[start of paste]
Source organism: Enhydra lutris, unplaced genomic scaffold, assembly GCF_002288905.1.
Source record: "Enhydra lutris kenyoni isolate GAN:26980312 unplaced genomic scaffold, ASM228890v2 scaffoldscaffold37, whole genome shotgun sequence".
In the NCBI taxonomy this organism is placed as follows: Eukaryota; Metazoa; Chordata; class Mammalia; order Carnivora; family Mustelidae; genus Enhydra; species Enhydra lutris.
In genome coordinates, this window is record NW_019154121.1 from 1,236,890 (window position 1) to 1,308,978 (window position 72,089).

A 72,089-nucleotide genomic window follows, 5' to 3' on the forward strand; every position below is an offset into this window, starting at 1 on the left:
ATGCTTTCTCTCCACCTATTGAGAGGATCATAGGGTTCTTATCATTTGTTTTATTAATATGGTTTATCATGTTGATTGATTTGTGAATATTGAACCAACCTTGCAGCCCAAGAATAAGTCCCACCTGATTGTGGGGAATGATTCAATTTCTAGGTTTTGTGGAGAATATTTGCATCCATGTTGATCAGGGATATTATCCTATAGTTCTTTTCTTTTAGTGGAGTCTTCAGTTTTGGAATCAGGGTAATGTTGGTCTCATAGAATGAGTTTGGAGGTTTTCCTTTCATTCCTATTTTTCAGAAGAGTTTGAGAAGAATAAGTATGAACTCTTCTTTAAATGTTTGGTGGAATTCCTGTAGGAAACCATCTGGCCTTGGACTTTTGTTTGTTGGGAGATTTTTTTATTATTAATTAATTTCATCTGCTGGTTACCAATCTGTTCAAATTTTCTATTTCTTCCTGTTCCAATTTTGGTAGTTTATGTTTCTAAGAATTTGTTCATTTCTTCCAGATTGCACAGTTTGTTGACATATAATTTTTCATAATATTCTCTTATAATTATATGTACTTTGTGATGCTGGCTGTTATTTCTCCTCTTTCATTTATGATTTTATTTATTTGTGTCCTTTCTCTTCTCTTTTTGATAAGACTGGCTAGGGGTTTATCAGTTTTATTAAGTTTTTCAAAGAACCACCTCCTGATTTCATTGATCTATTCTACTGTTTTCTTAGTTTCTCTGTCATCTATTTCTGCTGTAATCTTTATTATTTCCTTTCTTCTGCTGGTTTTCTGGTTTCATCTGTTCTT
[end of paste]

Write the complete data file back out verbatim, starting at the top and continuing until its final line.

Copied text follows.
Source organism: Enhydra lutris, unplaced genomic scaffold, assembly GCF_002288905.1.
Source record: "Enhydra lutris kenyoni isolate GAN:26980312 unplaced genomic scaffold, ASM228890v2 scaffoldscaffold37, whole genome shotgun sequence".
In the NCBI taxonomy this organism is placed as follows: Eukaryota; Metazoa; Chordata; class Mammalia; order Carnivora; family Mustelidae; genus Enhydra; species Enhydra lutris.
In genome coordinates, this window is record NW_019154121.1 from 1,236,890 (window position 1) to 1,308,978 (window position 72,089).

A 72,089-nucleotide genomic window follows, 5' to 3' on the forward strand; every position below is an offset into this window, starting at 1 on the left:
ATGCTTTCTCTCCACCTATTGAGAGGATCATAGGGTTCTTATCATTTGTTTTATTAATATGGTTTATCATGTTGATTGATTTGTGAATATTGAACCAACCTTGCAGCCCAAGAATAAGTCCCACCTGATTGTGGGGAATGATTCAATTTCTAGGTTTTGTGGAGAATATTTGCATCCATGTTGATCAGGGATATTATCCTATAGTTCTTTTCTTTTAGTGGAGTCTTCAGTTTTGGAATCAGGGTAATGTTGGTCTCATAGAATGAGTTTGGAGGTTTTCCTTTCATTCCTATTTTTCAGAAGAGTTTGAGAAGAATAAGTATGAACTCTTCTTTAAATGTTTGGTGGAATTCCTGTAGGAAACCATCTGGCCTTGGACTTTTGTTTGTTGGGAGATTTTTTTATTATTAATTAATTTCATCTGCTGGTTACCAATCTGTTCAAATTTTCTATTTCTTCCTGTTCCAATTTTGGTAGTTTATGTTTCTAAGAATTTGTTCATTTCTTCCAGATTGCACAGTTTGTTGACATATAATTTTTCATAATATTCTCTTATAATTATATGTACTTTGTGATGCTGGCTGTTATTTCTCCTCTTTCATTTATGATTTTATTTATTTGTGTCCTTTCTCTTCTCTTTTTGATAAGACTGGCTAGGGGTTTATCAGTTTTATTAAGTTTTTCAAAGAACCACCTCCTGATTTCATTGATCTATTCTACTGTTTTCTTAGTTTCTCTGTCATCTATTTCTGCTGTAATCTTTATTATTTCCTTTCTTCTGCTGGTTTTCTGGTTTCATCTGTTCTT